Jon Collins on his first year as PET’s CEO

Home > Jon Collins on his first year as PET’s CEO

26 May 2022

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During a recent online supporter event, Jon Collins reflected on his first year as PET’s CEO. Read on to find out why Jon started working for PET, what we’re doing to ensure we reach everyone in prison, and what he hopes we can achieve in the next five years.

Watch the full event here

What drew you to work at PET?

The first thing that drew me to working at PET was the issue we work on – prison education.

I’ve worked in the criminal justice voluntary sector for over 20 years, and education stood out as something that can make a real difference to people in prison. But too often they’re either not able to access education or what they do access isn’t good enough quality.

But I also really wanted to work for PET specifically. I’ve always admired what PET does and the way it’s respected by everyone, from government ministers to other charities in the sector, and most importantly by learners themselves.

What do you think PET’s biggest achievements have been in the last year?

I think that the most important thing that we do every year is the support we provide to people in prison. Last year, we funded just under 1,500 people to study a course, providing them with opportunities to learn and to use their time productively.

This is a huge amount of work. Every month, we receive around 200 applications from people in prison and they all need to be entered onto our systems and then scored so we can decide whether to fund them. Despite Covid, we’ve continued to do that, ensuring that people get a quick response to their application.

We also provide advice and support to applicants and learners, including through our new Advice Line, which we launched during lockdown.

We launched a new prospectus last year as well with 120 courses that cater to a whole range of different interests.

Using our expertise, we have informed the development of policy around prison education. With the recent Education Select Committee inquiry, we submitted evidence and also worked with the committee to ensure that past prison learners were able to appear before the committee and give their first-hand experience of what prison education was like for them.

Why is PET’s work important for people in prisons?

We know that people who access education are less likely to reoffend and are more likely to get a job.

We offer GCSEs, A-levels and Open University Access modules, along with vocational courses but also courses that aren’t going to move someone directly into a job. We like to give them something that they feel they value, whether it’s creative writing, drawing or a beekeeping course.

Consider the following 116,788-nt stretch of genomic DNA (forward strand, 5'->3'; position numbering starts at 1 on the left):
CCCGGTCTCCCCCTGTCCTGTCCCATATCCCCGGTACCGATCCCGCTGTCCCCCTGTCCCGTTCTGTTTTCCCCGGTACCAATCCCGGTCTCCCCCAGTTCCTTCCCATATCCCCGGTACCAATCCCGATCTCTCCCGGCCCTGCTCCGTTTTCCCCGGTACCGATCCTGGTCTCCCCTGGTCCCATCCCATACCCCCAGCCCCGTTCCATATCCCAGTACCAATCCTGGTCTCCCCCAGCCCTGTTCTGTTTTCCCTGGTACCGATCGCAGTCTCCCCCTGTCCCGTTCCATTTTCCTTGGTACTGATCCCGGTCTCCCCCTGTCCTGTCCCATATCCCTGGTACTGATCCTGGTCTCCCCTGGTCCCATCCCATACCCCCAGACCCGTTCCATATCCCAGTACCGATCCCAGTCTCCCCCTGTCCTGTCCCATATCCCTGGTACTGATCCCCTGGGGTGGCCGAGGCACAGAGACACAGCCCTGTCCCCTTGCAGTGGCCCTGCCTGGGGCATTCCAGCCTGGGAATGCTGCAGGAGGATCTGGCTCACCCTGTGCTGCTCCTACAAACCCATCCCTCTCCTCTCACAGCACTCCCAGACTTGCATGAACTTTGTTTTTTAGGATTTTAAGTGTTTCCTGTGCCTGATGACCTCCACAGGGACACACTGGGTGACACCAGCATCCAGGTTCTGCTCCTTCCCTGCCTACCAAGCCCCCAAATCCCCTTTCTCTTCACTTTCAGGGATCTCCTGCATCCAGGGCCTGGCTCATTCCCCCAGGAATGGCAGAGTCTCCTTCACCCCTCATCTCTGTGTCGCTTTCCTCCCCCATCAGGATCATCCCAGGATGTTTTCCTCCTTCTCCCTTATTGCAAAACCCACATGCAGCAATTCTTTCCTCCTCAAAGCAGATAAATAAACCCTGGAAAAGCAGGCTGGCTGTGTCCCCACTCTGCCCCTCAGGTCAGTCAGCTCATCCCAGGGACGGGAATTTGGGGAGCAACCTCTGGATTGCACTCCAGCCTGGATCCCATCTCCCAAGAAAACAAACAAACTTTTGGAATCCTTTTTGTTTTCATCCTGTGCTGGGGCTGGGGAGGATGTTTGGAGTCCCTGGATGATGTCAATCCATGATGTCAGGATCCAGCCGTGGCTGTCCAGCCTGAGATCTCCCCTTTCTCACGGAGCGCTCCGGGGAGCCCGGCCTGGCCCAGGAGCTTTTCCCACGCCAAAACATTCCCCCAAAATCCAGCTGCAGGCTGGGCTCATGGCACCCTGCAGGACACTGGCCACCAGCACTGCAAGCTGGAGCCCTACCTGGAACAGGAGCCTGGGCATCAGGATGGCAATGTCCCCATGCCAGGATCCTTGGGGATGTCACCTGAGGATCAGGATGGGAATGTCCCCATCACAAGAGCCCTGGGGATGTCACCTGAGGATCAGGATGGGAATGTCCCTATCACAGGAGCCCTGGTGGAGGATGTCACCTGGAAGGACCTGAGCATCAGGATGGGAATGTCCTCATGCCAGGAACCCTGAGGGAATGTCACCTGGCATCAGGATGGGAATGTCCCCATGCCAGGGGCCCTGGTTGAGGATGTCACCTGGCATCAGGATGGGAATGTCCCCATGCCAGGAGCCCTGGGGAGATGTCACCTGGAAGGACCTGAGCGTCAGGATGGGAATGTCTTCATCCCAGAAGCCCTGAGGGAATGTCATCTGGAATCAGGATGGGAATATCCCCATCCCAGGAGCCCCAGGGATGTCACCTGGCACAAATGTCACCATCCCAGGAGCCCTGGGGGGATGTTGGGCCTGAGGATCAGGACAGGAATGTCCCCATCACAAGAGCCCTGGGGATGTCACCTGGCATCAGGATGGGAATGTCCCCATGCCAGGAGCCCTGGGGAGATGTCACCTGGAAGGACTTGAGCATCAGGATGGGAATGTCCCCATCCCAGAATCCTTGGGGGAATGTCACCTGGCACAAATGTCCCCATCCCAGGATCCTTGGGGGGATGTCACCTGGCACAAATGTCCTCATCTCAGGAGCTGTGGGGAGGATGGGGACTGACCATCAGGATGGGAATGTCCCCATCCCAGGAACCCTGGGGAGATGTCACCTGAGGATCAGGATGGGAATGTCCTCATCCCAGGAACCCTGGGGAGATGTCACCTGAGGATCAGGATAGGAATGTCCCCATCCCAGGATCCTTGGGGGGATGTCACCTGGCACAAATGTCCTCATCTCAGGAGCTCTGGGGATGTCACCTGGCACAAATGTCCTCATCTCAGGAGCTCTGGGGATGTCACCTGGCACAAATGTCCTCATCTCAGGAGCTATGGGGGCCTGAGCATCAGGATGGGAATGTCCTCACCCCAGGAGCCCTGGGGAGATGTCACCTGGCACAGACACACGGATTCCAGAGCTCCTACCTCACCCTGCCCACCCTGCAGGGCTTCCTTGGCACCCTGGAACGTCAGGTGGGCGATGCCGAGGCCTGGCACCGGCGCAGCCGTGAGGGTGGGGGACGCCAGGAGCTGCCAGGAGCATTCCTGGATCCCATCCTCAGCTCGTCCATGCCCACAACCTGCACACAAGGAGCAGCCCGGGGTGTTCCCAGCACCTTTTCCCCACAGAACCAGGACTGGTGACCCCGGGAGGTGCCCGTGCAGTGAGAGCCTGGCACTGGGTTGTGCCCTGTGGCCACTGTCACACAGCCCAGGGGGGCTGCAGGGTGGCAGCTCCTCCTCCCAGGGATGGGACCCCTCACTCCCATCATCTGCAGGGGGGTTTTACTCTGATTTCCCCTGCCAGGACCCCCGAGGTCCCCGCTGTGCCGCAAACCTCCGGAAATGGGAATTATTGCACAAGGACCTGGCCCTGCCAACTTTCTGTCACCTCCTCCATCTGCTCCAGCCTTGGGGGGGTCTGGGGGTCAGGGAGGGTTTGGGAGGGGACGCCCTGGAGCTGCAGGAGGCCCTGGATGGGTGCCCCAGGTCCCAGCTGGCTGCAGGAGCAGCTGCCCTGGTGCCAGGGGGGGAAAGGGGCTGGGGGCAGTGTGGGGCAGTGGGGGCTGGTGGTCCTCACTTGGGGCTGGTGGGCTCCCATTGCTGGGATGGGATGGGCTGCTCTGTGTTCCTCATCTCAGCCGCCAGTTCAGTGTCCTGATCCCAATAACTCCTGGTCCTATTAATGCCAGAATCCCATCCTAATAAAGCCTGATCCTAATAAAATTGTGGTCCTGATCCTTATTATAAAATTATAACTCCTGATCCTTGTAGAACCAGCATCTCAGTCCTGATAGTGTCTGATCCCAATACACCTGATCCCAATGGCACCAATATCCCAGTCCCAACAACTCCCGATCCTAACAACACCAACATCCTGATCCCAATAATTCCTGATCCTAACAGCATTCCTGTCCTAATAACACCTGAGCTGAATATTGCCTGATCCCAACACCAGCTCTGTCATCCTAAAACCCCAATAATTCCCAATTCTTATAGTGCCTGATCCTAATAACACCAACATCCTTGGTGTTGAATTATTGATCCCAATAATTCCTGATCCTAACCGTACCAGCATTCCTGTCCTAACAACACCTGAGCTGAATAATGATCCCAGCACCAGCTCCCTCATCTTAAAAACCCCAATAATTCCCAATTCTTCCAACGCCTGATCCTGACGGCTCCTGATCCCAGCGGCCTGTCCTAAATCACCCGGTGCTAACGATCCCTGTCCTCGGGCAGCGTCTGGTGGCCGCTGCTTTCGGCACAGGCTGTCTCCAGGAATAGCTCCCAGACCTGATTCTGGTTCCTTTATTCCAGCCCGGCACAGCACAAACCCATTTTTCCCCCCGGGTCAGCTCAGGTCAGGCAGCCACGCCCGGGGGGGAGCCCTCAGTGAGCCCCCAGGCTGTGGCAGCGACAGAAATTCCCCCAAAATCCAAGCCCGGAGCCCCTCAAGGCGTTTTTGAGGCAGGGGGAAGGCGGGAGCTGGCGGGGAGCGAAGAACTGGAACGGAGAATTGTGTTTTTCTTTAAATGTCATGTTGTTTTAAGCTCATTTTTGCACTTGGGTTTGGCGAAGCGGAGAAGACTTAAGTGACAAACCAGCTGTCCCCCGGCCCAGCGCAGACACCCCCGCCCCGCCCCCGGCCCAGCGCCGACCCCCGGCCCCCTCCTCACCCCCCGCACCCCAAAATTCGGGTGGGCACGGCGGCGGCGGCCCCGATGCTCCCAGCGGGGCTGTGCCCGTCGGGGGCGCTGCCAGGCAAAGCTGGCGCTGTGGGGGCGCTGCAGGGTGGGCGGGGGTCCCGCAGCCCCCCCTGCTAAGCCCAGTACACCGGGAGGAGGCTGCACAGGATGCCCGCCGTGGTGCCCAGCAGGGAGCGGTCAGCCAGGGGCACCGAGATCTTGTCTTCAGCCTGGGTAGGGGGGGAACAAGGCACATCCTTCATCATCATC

When I’ve spoken to people who have done our courses, they have said that it was an opportunity for them to build their confidence and discover a different side of themselves.

What impact is Covid still having on PET’s work?

The pandemic has had a huge impact on the prison system. Prisoners have been in their cells for up to 23 hours a day and in some cases without access to education departments or libraries. We weren’t able to visit prisons so in response we launched our Advice Line to give direct advice to learners.

Although things are starting to get back to normal, there is always a lag in terms of what happens in prisons and therefore the journey to normality will take longer than it will take in the community.

That means fewer people are able to get into education departments and learn about PET’s courses, decreasing the number of applications. Despite this, we have still funded a significant number of courses.

What do you hope PET can achieve in the next five years?

Our new strategy has four key aims.

The first aim is around extending our reach and ensuring that our courses are available to every prisoner in England and Wales.

The second aim focuses on extending the support that we offer. We want to make sure that support is there for prisoners from the moment they apply to our courses.

The third is on digital technology – to enhance the learning experience for people, we also need to increase the availability of laptops and secure access to the internet in prisons.

Our fourth priority focuses on using our expertise to inform policy around the design and delivery of prison education.

Underpinning these aims, we want to keep equality, diversity and inclusion (EDI) at the heart of all our work and make sure we work with people who have lived experience of prison education.

In the wake of the Black Lives Matter protests and the highlighting of racial inequalities in the UK, what is PET doing to ensure its work is reaching all areas of our society?

We’re building a picture of who our learners are, so we can compare that with the prison population and see where differences emerge. If sections of the population are underrepresented in the services that we offer, we need to address that.

Going beyond service delivery, it’s also about how we work as an organisation and we need to ensure EDI runs through everything that we do. It’s a priority for me, for my colleagues and for PET’s Board of Trustees.

In an ideal world, what changes would you like to see made to prison education?

We need more funding for prison education because the system is underfunded and understaffed. We should think of what further education looks like in the community and how we can replicate that in the prison system.

But amid all the doom and gloom, there are some real pockets of excellence out there. I’ve seen learners in prison perform Shakespeare, write a magazine, get a degree and more. We need to make sure those pockets of excellence become the norm rather than the exception.

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